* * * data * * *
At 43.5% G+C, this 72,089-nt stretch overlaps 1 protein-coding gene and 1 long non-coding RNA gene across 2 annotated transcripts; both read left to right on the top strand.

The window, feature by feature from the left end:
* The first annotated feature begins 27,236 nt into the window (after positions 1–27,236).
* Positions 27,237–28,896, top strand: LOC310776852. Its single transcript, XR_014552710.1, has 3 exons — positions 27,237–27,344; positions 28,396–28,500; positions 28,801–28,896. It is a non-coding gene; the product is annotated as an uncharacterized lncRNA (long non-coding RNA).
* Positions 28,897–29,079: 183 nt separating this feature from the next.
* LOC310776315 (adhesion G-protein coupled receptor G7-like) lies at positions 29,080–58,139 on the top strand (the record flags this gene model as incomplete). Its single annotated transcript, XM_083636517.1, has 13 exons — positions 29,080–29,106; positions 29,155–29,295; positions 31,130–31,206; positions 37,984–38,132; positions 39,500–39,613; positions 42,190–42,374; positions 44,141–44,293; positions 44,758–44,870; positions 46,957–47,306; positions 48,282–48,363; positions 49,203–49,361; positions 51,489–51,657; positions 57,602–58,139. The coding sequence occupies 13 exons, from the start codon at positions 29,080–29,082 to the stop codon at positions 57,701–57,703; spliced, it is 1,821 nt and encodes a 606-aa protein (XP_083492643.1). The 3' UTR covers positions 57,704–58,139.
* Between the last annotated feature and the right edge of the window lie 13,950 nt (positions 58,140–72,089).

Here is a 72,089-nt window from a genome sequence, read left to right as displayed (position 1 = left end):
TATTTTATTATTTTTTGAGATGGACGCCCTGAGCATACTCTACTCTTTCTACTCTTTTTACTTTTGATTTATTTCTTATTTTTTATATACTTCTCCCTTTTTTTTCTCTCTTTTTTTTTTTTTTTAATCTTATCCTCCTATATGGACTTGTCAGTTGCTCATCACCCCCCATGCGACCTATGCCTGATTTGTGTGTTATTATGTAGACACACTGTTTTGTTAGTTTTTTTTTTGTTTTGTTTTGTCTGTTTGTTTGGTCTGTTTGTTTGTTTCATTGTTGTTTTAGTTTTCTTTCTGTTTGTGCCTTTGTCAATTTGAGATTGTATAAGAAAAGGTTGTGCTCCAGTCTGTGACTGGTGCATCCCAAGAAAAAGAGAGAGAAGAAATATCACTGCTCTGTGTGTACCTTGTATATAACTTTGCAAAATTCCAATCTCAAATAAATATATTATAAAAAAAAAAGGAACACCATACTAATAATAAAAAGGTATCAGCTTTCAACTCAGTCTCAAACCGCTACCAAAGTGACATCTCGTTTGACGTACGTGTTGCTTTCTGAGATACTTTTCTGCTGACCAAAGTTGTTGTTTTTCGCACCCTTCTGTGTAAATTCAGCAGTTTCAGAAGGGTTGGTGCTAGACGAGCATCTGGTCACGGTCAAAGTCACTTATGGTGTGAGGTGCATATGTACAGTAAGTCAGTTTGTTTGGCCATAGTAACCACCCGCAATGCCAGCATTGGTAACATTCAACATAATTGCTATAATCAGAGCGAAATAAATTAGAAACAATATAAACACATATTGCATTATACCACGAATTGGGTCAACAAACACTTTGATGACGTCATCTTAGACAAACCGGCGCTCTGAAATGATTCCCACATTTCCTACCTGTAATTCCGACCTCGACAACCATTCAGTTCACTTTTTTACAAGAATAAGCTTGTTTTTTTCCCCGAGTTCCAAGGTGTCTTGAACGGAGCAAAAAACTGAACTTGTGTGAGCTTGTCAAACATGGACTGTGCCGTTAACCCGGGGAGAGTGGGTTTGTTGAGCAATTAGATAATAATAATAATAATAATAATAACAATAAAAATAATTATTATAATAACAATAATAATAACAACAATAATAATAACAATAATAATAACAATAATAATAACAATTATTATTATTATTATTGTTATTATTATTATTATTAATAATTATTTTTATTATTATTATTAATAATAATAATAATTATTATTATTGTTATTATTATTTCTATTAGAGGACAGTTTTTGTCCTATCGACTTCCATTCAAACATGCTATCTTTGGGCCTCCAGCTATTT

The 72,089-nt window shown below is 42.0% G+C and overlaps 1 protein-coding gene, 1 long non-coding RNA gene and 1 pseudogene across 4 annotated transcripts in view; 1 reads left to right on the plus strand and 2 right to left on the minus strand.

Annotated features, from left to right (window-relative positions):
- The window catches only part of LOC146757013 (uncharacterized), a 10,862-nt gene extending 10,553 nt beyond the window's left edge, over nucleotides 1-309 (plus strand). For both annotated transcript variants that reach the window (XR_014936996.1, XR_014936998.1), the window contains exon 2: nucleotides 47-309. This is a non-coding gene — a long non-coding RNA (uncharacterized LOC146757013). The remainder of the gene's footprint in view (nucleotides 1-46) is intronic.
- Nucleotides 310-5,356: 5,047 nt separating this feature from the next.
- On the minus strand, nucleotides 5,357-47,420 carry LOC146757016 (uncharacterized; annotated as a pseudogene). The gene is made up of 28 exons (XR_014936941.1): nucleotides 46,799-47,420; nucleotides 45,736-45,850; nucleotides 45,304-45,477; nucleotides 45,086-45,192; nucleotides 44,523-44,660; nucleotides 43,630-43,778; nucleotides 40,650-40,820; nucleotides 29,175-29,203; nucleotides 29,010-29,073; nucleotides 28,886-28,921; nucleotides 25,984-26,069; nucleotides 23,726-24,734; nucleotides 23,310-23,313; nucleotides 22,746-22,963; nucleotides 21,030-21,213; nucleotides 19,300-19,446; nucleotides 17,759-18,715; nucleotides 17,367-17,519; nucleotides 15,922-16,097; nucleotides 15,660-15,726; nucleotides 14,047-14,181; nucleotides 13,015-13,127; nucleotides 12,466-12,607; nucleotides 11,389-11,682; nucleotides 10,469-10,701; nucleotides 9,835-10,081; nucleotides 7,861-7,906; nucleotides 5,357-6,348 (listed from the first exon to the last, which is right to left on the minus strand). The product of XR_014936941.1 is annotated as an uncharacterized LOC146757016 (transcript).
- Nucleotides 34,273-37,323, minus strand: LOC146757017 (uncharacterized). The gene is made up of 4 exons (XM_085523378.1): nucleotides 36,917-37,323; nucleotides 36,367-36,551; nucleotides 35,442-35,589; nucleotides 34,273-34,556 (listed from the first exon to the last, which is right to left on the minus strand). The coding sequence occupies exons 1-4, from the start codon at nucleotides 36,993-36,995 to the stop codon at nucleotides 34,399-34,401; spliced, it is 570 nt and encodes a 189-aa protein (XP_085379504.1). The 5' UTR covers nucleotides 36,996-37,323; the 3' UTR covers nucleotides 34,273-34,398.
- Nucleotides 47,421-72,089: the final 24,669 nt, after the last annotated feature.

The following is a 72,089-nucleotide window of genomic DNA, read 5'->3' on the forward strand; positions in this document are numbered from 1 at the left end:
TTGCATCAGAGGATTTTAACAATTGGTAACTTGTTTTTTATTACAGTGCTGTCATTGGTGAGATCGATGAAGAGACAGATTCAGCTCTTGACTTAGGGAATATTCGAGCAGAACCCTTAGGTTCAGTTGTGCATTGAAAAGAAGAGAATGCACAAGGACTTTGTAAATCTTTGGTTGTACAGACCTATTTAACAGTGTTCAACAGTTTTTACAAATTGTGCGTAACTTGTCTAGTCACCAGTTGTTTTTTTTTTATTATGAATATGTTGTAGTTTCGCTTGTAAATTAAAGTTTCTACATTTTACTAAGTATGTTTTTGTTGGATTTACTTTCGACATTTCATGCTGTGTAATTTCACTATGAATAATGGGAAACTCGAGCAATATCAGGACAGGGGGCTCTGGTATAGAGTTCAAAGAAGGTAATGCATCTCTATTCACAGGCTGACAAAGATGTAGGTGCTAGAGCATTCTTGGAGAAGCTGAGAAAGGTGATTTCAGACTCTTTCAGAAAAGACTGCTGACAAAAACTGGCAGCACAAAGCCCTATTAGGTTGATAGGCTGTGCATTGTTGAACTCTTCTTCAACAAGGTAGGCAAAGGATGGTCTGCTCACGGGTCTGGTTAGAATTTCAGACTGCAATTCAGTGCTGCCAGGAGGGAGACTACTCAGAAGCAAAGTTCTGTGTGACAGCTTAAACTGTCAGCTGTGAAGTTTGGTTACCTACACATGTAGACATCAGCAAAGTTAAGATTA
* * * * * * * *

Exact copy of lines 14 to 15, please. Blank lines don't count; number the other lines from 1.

- On the minus strand, nucleotides 5,357-47,420 carry LOC146757016 (uncharacterized; annotated as a pseudogene). The gene is made up of 28 exons (XR_014936941.1): nucleotides 46,799-47,420; nucleotides 45,736-45,850; nucleotides 45,304-45,477; nucleotides 45,086-45,192; nucleotides 44,523-44,660; nucleotides 43,630-43,778; nucleotides 40,650-40,820; nucleotides 29,175-29,203; nucleotides 29,010-29,073; nucleotides 28,886-28,921; nucleotides 25,984-26,069; nucleotides 23,726-24,734; nucleotides 23,310-23,313; nucleotides 22,746-22,963; nucleotides 21,030-21,213; nucleotides 19,300-19,446; nucleotides 17,759-18,715; nucleotides 17,367-17,519; nucleotides 15,922-16,097; nucleotides 15,660-15,726; nucleotides 14,047-14,181; nucleotides 13,015-13,127; nucleotides 12,466-12,607; nucleotides 11,389-11,682; nucleotides 10,469-10,701; nucleotides 9,835-10,081; nucleotides 7,861-7,906; nucleotides 5,357-6,348 (listed from the first exon to the last, which is right to left on the minus strand). The product of XR_014936941.1 is annotated as an uncharacterized LOC146757016 (transcript).
- Nucleotides 34,273-37,323, minus strand: LOC146757017 (uncharacterized). The gene is made up of 4 exons (XM_085523378.1): nucleotides 36,917-37,323; nucleotides 36,367-36,551; nucleotides 35,442-35,589; nucleotides 34,273-34,556 (listed from the first exon to the last, which is right to left on the minus strand). The coding sequence occupies exons 1-4, from the start codon at nucleotides 36,993-36,995 to the stop codon at nucleotides 34,399-34,401; spliced, it is 570 nt and encodes a 189-aa protein (XP_085379504.1). The 5' UTR covers nucleotides 36,996-37,323; the 3' UTR covers nucleotides 34,273-34,398.